The vocabulary of standoff
Washington is at loggerheads and the GOP isn't sure of its 'ask.'
I have to get something out of this: maybe just an understanding of what loggerheads really are.Skip to next paragraph
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The United States may be calming down to something like normal after the debt-ceiling debacle, which The Economist called the political equivalent of the Battle of the Somme: "[G]reat damage has been done, but barely any ground gained."
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It almost sounds like the name of a pub, doesn't it? "Meet me at Lagerheads." But in the 1580s, calling someone a "loggerhead" was a way of saying "stupid person" or "blockhead," according to the Online Etymology Dictionary. Logger was a dialectal term for "heavy block of wood," and head was a word meaning, well, "head."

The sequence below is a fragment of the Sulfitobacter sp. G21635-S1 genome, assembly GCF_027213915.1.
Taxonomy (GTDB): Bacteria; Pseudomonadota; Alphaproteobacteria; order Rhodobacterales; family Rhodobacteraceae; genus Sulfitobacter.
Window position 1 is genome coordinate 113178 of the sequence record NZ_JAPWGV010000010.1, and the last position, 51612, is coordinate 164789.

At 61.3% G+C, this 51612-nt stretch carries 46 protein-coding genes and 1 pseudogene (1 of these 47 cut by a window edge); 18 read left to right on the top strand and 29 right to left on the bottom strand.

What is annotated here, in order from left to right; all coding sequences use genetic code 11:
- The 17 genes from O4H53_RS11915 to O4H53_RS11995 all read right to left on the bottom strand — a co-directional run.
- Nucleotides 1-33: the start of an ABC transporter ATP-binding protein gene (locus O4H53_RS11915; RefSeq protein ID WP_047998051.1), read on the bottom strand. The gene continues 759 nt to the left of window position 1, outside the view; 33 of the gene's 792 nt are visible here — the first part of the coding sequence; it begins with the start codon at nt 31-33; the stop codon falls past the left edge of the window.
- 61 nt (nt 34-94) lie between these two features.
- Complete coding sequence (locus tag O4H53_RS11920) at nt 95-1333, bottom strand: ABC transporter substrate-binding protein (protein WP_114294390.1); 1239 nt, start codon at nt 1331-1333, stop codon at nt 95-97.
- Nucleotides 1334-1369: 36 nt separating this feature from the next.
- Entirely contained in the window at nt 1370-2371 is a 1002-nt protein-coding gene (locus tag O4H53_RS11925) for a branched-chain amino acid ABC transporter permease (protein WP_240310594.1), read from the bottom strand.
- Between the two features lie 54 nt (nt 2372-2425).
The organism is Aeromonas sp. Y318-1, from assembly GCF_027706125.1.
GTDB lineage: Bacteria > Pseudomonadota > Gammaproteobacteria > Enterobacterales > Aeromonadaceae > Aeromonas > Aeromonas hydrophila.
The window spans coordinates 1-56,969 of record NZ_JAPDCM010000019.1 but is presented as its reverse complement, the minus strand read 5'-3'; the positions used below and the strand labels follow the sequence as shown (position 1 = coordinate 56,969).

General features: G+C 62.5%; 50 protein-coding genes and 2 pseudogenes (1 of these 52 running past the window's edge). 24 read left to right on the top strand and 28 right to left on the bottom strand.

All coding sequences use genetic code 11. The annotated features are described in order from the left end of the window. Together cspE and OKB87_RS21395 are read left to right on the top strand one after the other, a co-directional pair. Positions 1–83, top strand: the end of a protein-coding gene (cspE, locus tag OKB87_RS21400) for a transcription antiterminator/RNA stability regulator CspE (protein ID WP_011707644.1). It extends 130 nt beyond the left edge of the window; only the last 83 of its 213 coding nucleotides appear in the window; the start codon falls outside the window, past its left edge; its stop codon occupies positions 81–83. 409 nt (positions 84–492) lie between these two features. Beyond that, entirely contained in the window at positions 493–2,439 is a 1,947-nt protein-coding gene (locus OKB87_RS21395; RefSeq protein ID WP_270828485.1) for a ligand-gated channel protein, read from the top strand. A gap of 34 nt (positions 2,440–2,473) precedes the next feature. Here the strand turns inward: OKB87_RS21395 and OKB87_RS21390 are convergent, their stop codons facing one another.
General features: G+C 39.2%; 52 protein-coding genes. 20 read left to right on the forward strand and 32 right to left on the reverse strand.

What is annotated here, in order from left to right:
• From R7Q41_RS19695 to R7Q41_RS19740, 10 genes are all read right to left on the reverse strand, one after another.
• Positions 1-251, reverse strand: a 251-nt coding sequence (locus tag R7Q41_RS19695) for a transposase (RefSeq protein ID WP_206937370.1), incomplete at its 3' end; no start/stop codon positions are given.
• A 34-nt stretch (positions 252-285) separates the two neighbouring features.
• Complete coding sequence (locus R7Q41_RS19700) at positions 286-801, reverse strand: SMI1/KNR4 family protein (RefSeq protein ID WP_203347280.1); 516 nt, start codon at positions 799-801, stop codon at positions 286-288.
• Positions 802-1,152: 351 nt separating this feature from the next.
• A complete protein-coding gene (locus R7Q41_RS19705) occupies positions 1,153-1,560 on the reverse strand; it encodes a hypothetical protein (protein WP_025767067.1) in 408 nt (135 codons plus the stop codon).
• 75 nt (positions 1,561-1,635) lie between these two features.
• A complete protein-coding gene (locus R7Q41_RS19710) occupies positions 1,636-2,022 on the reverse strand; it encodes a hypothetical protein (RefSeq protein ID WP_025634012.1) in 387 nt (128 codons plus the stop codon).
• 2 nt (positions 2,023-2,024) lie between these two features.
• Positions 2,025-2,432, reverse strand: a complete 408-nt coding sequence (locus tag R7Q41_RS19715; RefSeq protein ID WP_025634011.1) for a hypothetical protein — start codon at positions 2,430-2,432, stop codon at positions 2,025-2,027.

During the next century, loggerhead had a number of meanings: a thick-headed iron tool, a kind of cannon shot, and a type of turtle. During the 1670s, loggerheads had come to refer to fighting or fisticuffs, though the dictionary isn't quite clear on the idea behind it: "[P]erhaps it suggests the heavy tools used as weapons." The phrase at loggerheads, meaning, more genteelly perhaps, "in disagreement," rather than "throwing punches," likewise dates back to the 1670s.
Maybe there's comfort to be taken in the idea that being "at loggerheads" at least implies some engagement rather than complete standoff, but how much?